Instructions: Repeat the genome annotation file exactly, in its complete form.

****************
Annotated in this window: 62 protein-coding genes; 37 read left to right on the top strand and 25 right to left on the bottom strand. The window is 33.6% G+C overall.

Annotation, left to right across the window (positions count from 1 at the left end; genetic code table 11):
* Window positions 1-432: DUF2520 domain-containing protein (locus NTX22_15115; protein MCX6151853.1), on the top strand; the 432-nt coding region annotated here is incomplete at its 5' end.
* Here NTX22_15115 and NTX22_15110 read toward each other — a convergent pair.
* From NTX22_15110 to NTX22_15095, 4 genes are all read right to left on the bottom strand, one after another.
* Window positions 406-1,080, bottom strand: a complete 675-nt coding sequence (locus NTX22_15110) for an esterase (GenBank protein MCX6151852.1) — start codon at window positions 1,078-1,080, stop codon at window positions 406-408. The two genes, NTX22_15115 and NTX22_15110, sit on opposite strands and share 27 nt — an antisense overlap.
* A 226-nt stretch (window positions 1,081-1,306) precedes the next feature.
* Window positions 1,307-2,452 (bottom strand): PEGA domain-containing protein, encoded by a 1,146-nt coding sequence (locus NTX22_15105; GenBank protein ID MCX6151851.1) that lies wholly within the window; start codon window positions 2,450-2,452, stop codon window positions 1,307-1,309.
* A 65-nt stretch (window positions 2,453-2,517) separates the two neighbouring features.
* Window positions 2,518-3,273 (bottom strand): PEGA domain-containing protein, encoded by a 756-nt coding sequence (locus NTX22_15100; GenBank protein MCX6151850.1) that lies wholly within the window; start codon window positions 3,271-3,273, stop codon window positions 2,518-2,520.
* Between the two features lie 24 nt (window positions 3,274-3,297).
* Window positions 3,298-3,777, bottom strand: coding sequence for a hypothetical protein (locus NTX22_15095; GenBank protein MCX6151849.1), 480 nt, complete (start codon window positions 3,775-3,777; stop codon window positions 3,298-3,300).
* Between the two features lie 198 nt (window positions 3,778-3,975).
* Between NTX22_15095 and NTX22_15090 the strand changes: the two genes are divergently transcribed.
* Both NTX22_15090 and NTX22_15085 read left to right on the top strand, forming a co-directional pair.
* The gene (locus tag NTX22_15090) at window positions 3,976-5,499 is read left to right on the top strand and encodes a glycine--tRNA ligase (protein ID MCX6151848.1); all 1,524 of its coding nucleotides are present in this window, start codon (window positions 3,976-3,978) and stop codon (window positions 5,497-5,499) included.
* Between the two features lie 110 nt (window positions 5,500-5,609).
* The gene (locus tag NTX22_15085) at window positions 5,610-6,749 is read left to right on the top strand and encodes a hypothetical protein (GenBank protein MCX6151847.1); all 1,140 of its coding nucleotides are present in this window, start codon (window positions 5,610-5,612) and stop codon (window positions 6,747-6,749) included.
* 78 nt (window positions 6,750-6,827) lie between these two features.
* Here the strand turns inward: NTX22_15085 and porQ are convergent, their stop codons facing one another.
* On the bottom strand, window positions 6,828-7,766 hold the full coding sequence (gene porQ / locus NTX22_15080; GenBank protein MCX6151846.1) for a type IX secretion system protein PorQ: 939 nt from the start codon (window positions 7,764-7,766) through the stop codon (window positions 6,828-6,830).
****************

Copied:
Annotated in this window: 62 protein-coding genes; 37 read left to right on the top strand and 25 right to left on the bottom strand. The window is 33.6% G+C overall.

Annotation, left to right across the window (positions count from 1 at the left end; genetic code table 11):
* Window positions 1-432: DUF2520 domain-containing protein (locus NTX22_15115; protein MCX6151853.1), on the top strand; the 432-nt coding region annotated here is incomplete at its 5' end.
* Here NTX22_15115 and NTX22_15110 read toward each other — a convergent pair.
* From NTX22_15110 to NTX22_15095, 4 genes are all read right to left on the bottom strand, one after another.
* Window positions 406-1,080, bottom strand: a complete 675-nt coding sequence (locus NTX22_15110) for an esterase (GenBank protein MCX6151852.1) — start codon at window positions 1,078-1,080, stop codon at window positions 406-408. The two genes, NTX22_15115 and NTX22_15110, sit on opposite strands and share 27 nt — an antisense overlap.
* A 226-nt stretch (window positions 1,081-1,306) precedes the next feature.
* Window positions 1,307-2,452 (bottom strand): PEGA domain-containing protein, encoded by a 1,146-nt coding sequence (locus NTX22_15105; GenBank protein ID MCX6151851.1) that lies wholly within the window; start codon window positions 2,450-2,452, stop codon window positions 1,307-1,309.
* A 65-nt stretch (window positions 2,453-2,517) separates the two neighbouring features.
* Window positions 2,518-3,273 (bottom strand): PEGA domain-containing protein, encoded by a 756-nt coding sequence (locus NTX22_15100; GenBank protein MCX6151850.1) that lies wholly within the window; start codon window positions 3,271-3,273, stop codon window positions 2,518-2,520.
* Between the two features lie 24 nt (window positions 3,274-3,297).
* Window positions 3,298-3,777, bottom strand: coding sequence for a hypothetical protein (locus NTX22_15095; GenBank protein MCX6151849.1), 480 nt, complete (start codon window positions 3,775-3,777; stop codon window positions 3,298-3,300).
* Between the two features lie 198 nt (window positions 3,778-3,975).
* Between NTX22_15095 and NTX22_15090 the strand changes: the two genes are divergently transcribed.
* Both NTX22_15090 and NTX22_15085 read left to right on the top strand, forming a co-directional pair.
* The gene (locus tag NTX22_15090) at window positions 3,976-5,499 is read left to right on the top strand and encodes a glycine--tRNA ligase (protein ID MCX6151848.1); all 1,524 of its coding nucleotides are present in this window, start codon (window positions 3,976-3,978) and stop codon (window positions 5,497-5,499) included.
* Between the two features lie 110 nt (window positions 5,500-5,609).
* The gene (locus tag NTX22_15085) at window positions 5,610-6,749 is read left to right on the top strand and encodes a hypothetical protein (GenBank protein MCX6151847.1); all 1,140 of its coding nucleotides are present in this window, start codon (window positions 5,610-5,612) and stop codon (window positions 6,747-6,749) included.
* 78 nt (window positions 6,750-6,827) lie between these two features.
* Here the strand turns inward: NTX22_15085 and porQ are convergent, their stop codons facing one another.
* On the bottom strand, window positions 6,828-7,766 hold the full coding sequence (gene porQ / locus NTX22_15080; GenBank protein MCX6151846.1) for a type IX secretion system protein PorQ: 939 nt from the start codon (window positions 7,764-7,766) through the stop codon (window positions 6,828-6,830).